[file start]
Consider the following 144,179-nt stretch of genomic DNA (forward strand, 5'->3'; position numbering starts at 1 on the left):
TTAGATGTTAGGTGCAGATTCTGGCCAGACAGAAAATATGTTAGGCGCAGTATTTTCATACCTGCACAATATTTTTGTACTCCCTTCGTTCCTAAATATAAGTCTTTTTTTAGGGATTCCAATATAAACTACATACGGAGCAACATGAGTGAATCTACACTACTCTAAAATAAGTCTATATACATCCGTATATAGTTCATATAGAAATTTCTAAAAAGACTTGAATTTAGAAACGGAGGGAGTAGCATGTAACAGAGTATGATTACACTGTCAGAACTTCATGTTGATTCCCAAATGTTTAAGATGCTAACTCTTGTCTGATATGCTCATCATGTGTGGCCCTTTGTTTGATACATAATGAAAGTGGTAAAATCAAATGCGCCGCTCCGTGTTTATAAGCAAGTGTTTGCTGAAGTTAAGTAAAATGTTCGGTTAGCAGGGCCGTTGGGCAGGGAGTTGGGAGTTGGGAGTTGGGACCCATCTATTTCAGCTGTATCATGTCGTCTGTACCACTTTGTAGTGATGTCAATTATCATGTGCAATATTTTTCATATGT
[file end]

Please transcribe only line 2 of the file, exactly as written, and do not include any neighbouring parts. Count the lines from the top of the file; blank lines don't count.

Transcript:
TTAGATGTTAGGTGCAGATTCTGGCCAGACAGAAAATATGTTAGGCGCAGTATTTTCATACCTGCACAATATTTTTGTACTCCCTTCGTTCCTAAATATAAGTCTTTTTTTAGGGATTCCAATATAAACTACATACGGAGCAACATGAGTGAATCTACACTACTCTAAAATAAGTCTATATACATCCGTATATAGTTCATATAGAAATTTCTAAAAAGACTTGAATTTAGAAACGGAGGGAGTAGCATGTAACAGAGTATGATTACACTGTCAGAACTTCATGTTGATTCCCAAATGTTTAAGATGCTAACTCTTGTCTGATATGCTCATCATGTGTGGCCCTTTGTTTGATACATAATGAAAGTGGTAAAATCAAATGCGCCGCTCCGTGTTTATAAGCAAGTGTTTGCTGAAGTTAAGTAAAATGTTCGGTTAGCAGGGCCGTTGGGCAGGGAGTTGGGAGTTGGGAGTTGGGACCCATCTATTTCAGCTGTATCATGTCGTCTGTACCACTTTGTAGTGATGTCAATTATCATGTGCAATATTTTTCATATGT